Refractory non-Hodgkin lymphoma (NHL) is NHL that has not responded to initial treatment. Refractory disease may be disease that is getting worse or staying the same.
Relapsed non-Hodgkin lymphoma (NHL) is NHL that responded to treatment but then returns.
Treatment of Refractory and Relapsed NHL
Most patients with relapsed or refractory NHL receive second-line therapy (treatment other than the type used the first time around), sometimes followed by stem cell transplantation. Additional treatments for relapsed or refractory lymphomas may be available through a clinical trial.
For a list of drugs used in the treatment of NHL, including drugs approved for relapsed or refractory NHL, see page 38 of LLS' free booklet Non-Hodgkin Lymphoma.
Relapsed Diffuse Large B-Cell Lymphoma (DLBCL). For patients whose first treatment did not work (refractory) or whose cancer returned (relapsed) within a year of first treatment, axicabtagene ciloleucel is recommended for patients with intention to proceed to CAR T-cell therapy. For patients whose disease relapsed beyond one year of first treatment with intention to proceed to transplant, additional chemotherapy (called a “salvage” treatment) followed by high-dose therapy and autologous stem cell transplant is recommended. For relapsed DLBCL when at least two kinds of treatment have failed, additional treatment options include:
- Chimeric antigen receptor (CAR) T-cell therapy
- Axicabtagene ciloleucel (Yescarta®)
- Lisocabtagene maraleucel (Breyanzi®)
- Tisagenlecleucel (Kymriah®)
- Loncastuximab tesirine-lpyl (Zynlonta®)
- Pembrolizumab (Keytruda®)
- Polatuzumab vedotin-piiq (Polivy®)
- Selinexor (Xpovio®)
- Tafasitamab-cxix (Monjuvi®)
High-dose chemotherapy and an autologous stem cell transplant (ASCT) may be used to treat patients whose disease has relapsed after disease remission, but only a minority of patients achieve long-term remissions with this therapy. Allogeneic stem cell transplantation remains a potential cure for relapsed DLBCL, but some patients may not qualify for a transplant due to advanced age or the presence of other medical conditions. The efficacy of reduced-intensity transplantation is being evaluated in clinical trials.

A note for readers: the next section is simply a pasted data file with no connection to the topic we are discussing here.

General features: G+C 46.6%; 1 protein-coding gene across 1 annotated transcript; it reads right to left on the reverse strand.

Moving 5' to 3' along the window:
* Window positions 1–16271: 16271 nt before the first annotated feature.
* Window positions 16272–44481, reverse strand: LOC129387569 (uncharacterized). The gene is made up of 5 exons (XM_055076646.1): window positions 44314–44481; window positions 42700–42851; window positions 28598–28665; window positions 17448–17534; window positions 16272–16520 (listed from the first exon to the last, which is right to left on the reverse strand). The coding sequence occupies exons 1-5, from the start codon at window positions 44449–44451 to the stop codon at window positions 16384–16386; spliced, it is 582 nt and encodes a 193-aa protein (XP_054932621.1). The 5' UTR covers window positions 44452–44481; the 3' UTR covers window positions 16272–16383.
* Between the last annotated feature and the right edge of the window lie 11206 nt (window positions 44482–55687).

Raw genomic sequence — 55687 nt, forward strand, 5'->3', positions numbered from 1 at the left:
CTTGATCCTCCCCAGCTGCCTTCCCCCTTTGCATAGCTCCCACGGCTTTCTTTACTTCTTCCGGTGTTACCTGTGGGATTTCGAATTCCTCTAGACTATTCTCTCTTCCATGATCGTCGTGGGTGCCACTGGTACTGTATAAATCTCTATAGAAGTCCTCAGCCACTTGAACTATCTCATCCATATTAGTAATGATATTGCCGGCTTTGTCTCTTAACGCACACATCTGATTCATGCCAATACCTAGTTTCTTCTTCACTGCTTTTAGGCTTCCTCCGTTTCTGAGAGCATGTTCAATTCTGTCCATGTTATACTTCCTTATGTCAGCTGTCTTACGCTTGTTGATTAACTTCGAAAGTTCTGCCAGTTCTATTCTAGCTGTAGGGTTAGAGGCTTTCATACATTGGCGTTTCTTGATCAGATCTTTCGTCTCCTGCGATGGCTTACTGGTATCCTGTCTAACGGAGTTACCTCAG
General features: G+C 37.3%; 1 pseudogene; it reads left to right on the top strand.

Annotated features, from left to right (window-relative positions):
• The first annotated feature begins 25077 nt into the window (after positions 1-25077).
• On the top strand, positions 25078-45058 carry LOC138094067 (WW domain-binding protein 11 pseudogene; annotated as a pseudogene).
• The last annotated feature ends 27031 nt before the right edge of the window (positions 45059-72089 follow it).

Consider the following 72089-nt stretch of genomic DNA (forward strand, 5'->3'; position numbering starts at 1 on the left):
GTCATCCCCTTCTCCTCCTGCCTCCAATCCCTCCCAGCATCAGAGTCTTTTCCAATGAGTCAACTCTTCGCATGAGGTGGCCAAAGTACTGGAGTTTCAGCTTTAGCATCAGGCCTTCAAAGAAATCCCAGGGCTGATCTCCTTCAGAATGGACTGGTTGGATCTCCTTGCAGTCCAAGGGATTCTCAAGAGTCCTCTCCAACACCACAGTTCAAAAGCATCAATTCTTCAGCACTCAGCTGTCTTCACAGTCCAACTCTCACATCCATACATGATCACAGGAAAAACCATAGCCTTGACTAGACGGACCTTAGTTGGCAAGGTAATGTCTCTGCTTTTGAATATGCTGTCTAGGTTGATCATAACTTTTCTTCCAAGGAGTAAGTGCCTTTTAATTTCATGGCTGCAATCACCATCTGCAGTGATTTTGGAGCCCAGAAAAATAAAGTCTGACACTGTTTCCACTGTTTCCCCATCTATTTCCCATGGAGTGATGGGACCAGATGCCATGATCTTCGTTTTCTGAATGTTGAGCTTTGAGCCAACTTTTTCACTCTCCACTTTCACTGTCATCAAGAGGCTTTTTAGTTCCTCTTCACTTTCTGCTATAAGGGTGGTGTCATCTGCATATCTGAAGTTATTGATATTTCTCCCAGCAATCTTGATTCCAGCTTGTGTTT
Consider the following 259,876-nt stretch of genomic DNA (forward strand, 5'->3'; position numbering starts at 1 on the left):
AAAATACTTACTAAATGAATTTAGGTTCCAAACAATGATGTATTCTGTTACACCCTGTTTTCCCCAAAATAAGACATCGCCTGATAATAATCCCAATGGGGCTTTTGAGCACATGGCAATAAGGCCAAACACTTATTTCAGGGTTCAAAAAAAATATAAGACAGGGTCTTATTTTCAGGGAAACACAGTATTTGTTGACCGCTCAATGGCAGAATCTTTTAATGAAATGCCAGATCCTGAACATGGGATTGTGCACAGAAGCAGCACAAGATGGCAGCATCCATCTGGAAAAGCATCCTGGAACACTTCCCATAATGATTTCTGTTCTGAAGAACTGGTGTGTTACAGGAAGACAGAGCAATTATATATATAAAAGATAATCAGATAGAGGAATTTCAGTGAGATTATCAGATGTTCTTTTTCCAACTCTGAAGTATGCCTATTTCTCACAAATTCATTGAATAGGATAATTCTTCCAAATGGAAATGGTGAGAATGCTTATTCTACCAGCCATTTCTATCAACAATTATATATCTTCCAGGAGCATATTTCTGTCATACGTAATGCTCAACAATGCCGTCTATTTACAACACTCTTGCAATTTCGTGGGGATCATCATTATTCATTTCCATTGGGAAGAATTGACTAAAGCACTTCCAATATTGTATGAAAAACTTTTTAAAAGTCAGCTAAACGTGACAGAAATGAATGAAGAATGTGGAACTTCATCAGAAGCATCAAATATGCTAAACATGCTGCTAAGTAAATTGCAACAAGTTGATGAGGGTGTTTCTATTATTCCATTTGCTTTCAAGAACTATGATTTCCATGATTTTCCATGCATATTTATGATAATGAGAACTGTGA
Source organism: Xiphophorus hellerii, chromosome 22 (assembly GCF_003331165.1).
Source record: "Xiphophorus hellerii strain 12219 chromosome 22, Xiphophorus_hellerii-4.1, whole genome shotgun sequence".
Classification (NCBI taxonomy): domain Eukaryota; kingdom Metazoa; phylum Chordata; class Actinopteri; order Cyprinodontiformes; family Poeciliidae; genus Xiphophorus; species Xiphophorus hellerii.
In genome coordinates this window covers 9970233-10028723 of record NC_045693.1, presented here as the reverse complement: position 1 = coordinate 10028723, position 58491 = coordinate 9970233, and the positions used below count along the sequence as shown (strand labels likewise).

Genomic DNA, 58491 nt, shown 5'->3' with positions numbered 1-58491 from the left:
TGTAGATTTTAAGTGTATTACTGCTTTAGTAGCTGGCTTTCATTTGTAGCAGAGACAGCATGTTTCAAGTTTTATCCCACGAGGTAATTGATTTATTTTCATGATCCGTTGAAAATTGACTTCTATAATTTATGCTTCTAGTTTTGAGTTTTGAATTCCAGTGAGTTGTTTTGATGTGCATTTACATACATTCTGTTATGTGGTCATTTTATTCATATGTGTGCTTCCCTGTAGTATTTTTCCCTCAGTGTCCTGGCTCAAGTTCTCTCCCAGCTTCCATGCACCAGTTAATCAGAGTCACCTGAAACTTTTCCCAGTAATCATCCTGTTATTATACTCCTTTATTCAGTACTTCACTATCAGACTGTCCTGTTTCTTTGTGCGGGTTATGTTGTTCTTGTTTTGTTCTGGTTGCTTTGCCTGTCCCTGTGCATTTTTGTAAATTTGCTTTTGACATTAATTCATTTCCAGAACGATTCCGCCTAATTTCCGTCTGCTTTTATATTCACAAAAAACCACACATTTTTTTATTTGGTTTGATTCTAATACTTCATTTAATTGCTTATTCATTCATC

For information about the drugs listed on this page, visit Drug Listings.
Stem Cell Transplantation
The goal of stem cell transplantation is to cure the patient’s cancer by destroying the cancer cells in the bone marrow with high doses of chemotherapy and then replacing them with new, healthy blood-forming stem cells. The healthy blood stem cells will grow and multiply forming new bone marrow and blood cells. There are two main types of stem cell transplantation. They are
- Autologous—patients receive their own stem cells.
- Allogeneic—patients receive stem cells from a matched or a partially matched related donor or an unrelated donor.
- Reduced-intensity—a form of allogeneic transplantation in which patients receive lower doses of chemotherapy drugs and/or radiation therapy in preparation for the transplant.
Autologous stem cell transplantation remains a key component of the standard medical care for patients with aggressive forms of non-Hodgkin lymphoma (NHL). For indolent lymphomas, autologous stem cell transplantation is primarily used to treat patients with relapsed NHL. Allogeneic transplantation may be considered in the treatment of indolent forms of NHL, particularly for younger patients whose disease behaves more aggressively or has high-risk features.
Stem cell transplantation can cause serious side effects that can be life threatening, so it may not be a treatment option for all NHL patients. The risks and benefits of transplantation must always be considered when making treatment decisions.
- Download or order The Leukemia & Lymphoma Society's free booklet, Non-Hodgkin Lymphoma.
- Download or order The Leukemia & Lymphoma Society's free booklet, Chimeric Antigen Receptor (CAR) T-Cell Therapy Facts
- Stem Cell Transplantation
- Chemotherapy and Other Drug Therapies